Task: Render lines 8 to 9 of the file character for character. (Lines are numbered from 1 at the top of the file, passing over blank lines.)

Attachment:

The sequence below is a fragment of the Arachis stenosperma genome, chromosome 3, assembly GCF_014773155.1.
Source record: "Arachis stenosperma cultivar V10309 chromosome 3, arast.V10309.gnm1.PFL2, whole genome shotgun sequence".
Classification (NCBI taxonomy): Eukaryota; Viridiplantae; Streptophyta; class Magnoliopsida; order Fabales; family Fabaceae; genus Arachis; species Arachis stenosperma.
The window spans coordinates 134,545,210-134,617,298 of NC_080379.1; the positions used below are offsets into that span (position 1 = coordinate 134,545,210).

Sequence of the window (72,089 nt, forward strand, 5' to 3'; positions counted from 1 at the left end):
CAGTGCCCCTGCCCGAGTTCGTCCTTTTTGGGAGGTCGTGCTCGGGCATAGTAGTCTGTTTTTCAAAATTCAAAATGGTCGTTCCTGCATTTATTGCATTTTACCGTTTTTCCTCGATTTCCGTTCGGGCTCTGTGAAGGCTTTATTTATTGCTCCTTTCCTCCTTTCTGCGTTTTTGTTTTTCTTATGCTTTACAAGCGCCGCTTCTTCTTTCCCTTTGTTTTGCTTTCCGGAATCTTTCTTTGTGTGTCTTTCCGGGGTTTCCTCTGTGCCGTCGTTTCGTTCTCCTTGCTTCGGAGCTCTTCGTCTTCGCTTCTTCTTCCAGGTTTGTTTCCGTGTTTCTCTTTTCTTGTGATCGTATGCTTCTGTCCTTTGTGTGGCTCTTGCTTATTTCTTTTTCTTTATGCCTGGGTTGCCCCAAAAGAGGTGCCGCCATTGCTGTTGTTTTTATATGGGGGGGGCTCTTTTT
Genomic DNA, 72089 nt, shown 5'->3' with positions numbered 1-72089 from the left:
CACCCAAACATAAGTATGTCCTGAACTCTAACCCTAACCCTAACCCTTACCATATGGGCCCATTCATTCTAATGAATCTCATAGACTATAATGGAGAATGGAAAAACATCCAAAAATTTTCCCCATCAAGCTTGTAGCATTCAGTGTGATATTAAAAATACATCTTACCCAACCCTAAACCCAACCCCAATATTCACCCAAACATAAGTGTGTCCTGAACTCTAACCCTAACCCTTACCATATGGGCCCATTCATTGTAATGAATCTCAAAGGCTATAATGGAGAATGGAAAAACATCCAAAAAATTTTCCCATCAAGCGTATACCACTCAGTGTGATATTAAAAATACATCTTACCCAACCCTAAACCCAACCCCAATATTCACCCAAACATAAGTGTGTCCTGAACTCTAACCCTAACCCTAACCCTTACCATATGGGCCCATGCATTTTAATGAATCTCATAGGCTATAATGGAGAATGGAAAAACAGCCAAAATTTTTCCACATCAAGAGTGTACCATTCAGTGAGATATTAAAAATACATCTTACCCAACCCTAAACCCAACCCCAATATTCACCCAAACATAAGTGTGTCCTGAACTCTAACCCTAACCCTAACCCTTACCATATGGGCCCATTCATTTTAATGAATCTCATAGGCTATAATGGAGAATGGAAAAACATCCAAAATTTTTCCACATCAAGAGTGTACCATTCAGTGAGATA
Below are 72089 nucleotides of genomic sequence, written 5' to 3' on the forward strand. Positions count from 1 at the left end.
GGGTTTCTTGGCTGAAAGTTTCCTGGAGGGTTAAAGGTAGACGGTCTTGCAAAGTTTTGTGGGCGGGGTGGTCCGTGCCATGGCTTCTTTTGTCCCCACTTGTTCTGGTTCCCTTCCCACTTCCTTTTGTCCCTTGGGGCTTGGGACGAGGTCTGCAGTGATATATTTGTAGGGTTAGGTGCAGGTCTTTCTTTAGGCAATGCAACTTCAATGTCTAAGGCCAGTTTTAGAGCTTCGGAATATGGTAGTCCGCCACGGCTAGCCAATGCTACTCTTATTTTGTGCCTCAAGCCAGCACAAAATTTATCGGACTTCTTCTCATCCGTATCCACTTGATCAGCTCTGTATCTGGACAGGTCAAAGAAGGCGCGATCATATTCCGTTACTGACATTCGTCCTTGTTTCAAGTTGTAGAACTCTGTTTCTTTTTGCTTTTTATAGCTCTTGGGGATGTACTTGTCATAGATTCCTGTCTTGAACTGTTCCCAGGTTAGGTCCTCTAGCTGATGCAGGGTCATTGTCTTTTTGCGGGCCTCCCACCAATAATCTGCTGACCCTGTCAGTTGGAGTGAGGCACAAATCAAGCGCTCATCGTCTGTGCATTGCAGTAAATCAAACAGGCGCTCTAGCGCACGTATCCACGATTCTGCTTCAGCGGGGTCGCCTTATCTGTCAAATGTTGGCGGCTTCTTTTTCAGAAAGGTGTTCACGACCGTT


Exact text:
CACCCAAACATAAGTATGTCCTGAACTCTAACCCTAACCCTAACCCTTACCATATGGGCCCATTCATTCTAATGAATCTCATAGACTATAATGGAGAATGGAAAAACATCCAAAAATTTTCCCCATCAAGCTTGTAGCATTCAGTGTGATATTAAAAATACATCTTACCCAACCCTAAACCCAACCCCAATATTCACCCAAACATAAGTGTGTCCTGAACTCTAACCCTAACCCTTACCATATGGGCCCATTCATTGTAATGAATCTCAAAGGCTATAATGGAGAATGGAAAAACATCCAAAAAATTTTCCCATCAAGCGTATACCACTCAGTGTGATATTAAAAATACATCTTACCCAACCCTAAACCCAACCCCAATATTCACCCAAACATAAGTGTGTCCTGAACTCTAACCCTAACCCTAACCCTTACCATATGGGCCCATGCATTTTAATGAATCTCATAGGCTATAATGGAGAATGGAAAAACAGCCAAAATTTTTCCACATCAAGAGTGTACCATTCAGTGAGATATTAAAAATACATCTTACCCAACCCTAAACCCAACCCCAATATTCACCCAAACATAAGTGTGTCCTGAACTCTAACCCTAACCCTAACCCTTACCATATGGGCCCATTCATTTTAATGAATCTCATAGGCTATAATGGAGAATGGAAAAACATCCAAAATTTTTCCACATCAAGAGTGTACCATTCAGTGAGATA
Below are 72089 nucleotides of genomic sequence, written 5' to 3' on the forward strand. Positions count from 1 at the left end.